Dual agent chemoprotection by retroviral co-expression of either MDR1 or MRP1 with the P140K mutant of O6-methylguanine-DNA-methyl transferase.

2.50
Hdl Handle:
http://hdl.handle.net/10541/72678
Title:
Dual agent chemoprotection by retroviral co-expression of either MDR1 or MRP1 with the P140K mutant of O6-methylguanine-DNA-methyl transferase.
Authors:
Southgate, Thomas D; Garside, Elloise; Margison, Geoffrey P; Fairbairn, Leslie J
Abstract:
Tumour resistance to chemotherapeutic agents results in most chemotherapy being administered in a multi-agent fashion that is often associated with a high level of toxicity in highly proliferative tissues such as the haematopoietic compartment. Thus, whilst many genetic manipulation strategies aim to protect normal tissue against a single component of a multi-agent regime, it is clearly preferable to protect normal cells against all toxicities. In this study we have used retroviral gene transfer to achieve co-expression of either p-glycoprotein (MDR1) or multi-drug resistance-related protein 1 (MRP1) with the P140K mutant form of O6-methylguanine-DNA-methyl transferase (MGMT) which, unlike the wild-type protein, is insensitive to inactivation by tumour sensitisers such as O6-benzylguanine (O6-BeG) or PaTrin2. The combination of certain MDR1/MRP1 substrate drugs with O6-alkylating agents (against which MGMT confers resistance) is particularly myelotoxic. We show here that haematopoietic progenitors co-expressing mutant MGMT with an ABC-transporter exhibit resistance to combination chemotherapy in vitro. This combination of drug transporter and DNA repair function may provide an effective in vivo protection of the haematopoietic compartment during tumour ablation using combination chemotherapy.
Affiliation:
Cancer Research UK Gene Therapy Group, Paterson Institute for Cancer Research, Christie Hospital NHS Trust, Wilmslow Road, Manchester M20 4BX, UK. Tsouthgate@picr.man.ac.uk
Citation:
Dual agent chemoprotection by retroviral co-expression of either MDR1 or MRP1 with the P140K mutant of O6-methylguanine-DNA-methyl transferase. 2006, 8 (8):972-9 J Gene Med
Journal:
The Journal of Gene Medicine
Issue Date:
Aug-2006
URI:
http://hdl.handle.net/10541/72678
DOI:
10.1002/jgm.914
PubMed ID:
16733832
Type:
Article
Language:
en
ISSN:
1099-498X
Appears in Collections:
All Paterson Institute for Cancer Research

Full metadata record

DC FieldValue Language
dc.contributor.authorSouthgate, Thomas D-
dc.contributor.authorGarside, Elloise-
dc.contributor.authorMargison, Geoffrey P-
dc.contributor.authorFairbairn, Leslie J-
dc.date.accessioned2009-07-07T10:01:47Z-
dc.date.available2009-07-07T10:01:47Z-
dc.date.issued2006-08-
dc.identifier.citationDual agent chemoprotection by retroviral co-expression of either MDR1 or MRP1 with the P140K mutant of O6-methylguanine-DNA-methyl transferase. 2006, 8 (8):972-9 J Gene Meden
dc.identifier.issn1099-498X-
dc.identifier.pmid16733832-
dc.identifier.doi10.1002/jgm.914-
dc.identifier.urihttp://hdl.handle.net/10541/72678-
dc.description.abstractTumour resistance to chemotherapeutic agents results in most chemotherapy being administered in a multi-agent fashion that is often associated with a high level of toxicity in highly proliferative tissues such as the haematopoietic compartment. Thus, whilst many genetic manipulation strategies aim to protect normal tissue against a single component of a multi-agent regime, it is clearly preferable to protect normal cells against all toxicities. In this study we have used retroviral gene transfer to achieve co-expression of either p-glycoprotein (MDR1) or multi-drug resistance-related protein 1 (MRP1) with the P140K mutant form of O6-methylguanine-DNA-methyl transferase (MGMT) which, unlike the wild-type protein, is insensitive to inactivation by tumour sensitisers such as O6-benzylguanine (O6-BeG) or PaTrin2. The combination of certain MDR1/MRP1 substrate drugs with O6-alkylating agents (against which MGMT confers resistance) is particularly myelotoxic. We show here that haematopoietic progenitors co-expressing mutant MGMT with an ABC-transporter exhibit resistance to combination chemotherapy in vitro. This combination of drug transporter and DNA repair function may provide an effective in vivo protection of the haematopoietic compartment during tumour ablation using combination chemotherapy.en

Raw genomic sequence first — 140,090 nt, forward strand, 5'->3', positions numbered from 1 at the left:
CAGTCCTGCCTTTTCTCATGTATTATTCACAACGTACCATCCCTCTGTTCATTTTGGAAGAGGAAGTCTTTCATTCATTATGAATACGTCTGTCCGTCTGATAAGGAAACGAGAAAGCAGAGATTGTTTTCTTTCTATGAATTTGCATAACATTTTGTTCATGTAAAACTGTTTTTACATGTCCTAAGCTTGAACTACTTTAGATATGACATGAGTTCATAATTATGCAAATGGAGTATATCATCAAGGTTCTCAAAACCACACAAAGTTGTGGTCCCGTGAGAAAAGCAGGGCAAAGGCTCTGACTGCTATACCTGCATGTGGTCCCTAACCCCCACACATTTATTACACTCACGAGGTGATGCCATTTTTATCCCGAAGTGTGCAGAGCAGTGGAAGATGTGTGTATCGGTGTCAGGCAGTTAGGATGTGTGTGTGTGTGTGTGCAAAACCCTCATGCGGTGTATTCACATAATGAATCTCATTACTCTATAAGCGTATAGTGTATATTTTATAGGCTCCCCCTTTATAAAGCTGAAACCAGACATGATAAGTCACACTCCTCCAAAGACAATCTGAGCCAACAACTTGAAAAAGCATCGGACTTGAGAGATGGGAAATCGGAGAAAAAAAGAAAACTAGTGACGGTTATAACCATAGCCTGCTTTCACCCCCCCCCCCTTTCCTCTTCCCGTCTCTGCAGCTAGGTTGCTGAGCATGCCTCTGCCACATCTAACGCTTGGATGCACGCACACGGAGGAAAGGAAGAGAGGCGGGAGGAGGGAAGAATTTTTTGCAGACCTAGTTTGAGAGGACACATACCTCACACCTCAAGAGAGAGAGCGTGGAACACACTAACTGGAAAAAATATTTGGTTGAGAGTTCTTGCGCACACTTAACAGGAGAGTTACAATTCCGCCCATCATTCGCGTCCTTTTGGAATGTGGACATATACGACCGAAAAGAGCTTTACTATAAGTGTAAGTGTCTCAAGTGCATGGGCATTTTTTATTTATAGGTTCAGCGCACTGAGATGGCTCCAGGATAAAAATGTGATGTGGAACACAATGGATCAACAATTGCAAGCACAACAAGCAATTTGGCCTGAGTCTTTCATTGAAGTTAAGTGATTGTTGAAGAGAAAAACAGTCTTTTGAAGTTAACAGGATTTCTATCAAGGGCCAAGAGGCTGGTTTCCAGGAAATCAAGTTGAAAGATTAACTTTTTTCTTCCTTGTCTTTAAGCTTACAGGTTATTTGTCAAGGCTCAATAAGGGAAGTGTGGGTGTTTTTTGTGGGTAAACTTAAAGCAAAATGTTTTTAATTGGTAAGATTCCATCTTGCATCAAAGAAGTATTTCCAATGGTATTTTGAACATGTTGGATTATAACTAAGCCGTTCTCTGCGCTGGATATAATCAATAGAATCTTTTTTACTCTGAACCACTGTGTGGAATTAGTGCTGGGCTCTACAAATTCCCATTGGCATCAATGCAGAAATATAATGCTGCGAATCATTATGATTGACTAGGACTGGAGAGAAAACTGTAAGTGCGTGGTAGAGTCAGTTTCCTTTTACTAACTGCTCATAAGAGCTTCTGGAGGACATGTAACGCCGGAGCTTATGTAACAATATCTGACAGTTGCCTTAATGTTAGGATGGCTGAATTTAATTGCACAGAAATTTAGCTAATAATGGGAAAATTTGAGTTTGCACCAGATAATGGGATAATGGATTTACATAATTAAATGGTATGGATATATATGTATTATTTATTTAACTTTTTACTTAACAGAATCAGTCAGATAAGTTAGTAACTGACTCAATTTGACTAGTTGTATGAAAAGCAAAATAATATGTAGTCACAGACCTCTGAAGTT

dc.language.isoenen
dc.subjectHaematopoietic Stem Cellsen
dc.subject.mesh3T3 Cells-
dc.subject.meshAnimals-
dc.subject.meshAntineoplastic Agents, Alkylating-
dc.subject.meshAntineoplastic Agents, Phytogenic-
dc.subject.meshAntineoplastic Combined Chemotherapy Protocols-
dc.subject.meshCarmustine-
dc.subject.meshDrug Resistance, Multiple-
dc.subject.meshDrug Resistance, Neoplasm-
dc.subject.meshEtoposide-
dc.subject.meshGene Expression-
dc.subject.meshGene Transfer Techniques-
dc.subject.meshGenes, MDR-
dc.subject.meshGreen Fluorescent Proteins-
dc.subject.meshHematopoietic Stem Cells-
dc.subject.meshHumans-
dc.subject.meshK562 Cells-
dc.subject.meshMice-
dc.subject.meshMultidrug Resistance-Associated Proteins-
dc.subject.meshMutation-
dc.subject.meshO(6)-Methylguanine-DNA Methyltransferase-
dc.subject.meshP-Glycoprotein-
dc.subject.meshRetroviridae-
dc.subject.meshTransduction, Genetic-
dc.titleDual agent chemoprotection by retroviral co-expression of either MDR1 or MRP1 with the P140K mutant of O6-methylguanine-DNA-methyl transferase.en
dc.typeArticleen
dc.contributor.departmentCancer Research UK Gene Therapy Group, Paterson Institute for Cancer Research, Christie Hospital NHS Trust, Wilmslow Road, Manchester M20 4BX, UK. Tsouthgate@picr.man.ac.uken
dc.identifier.journalThe Journal of Gene Medicineen

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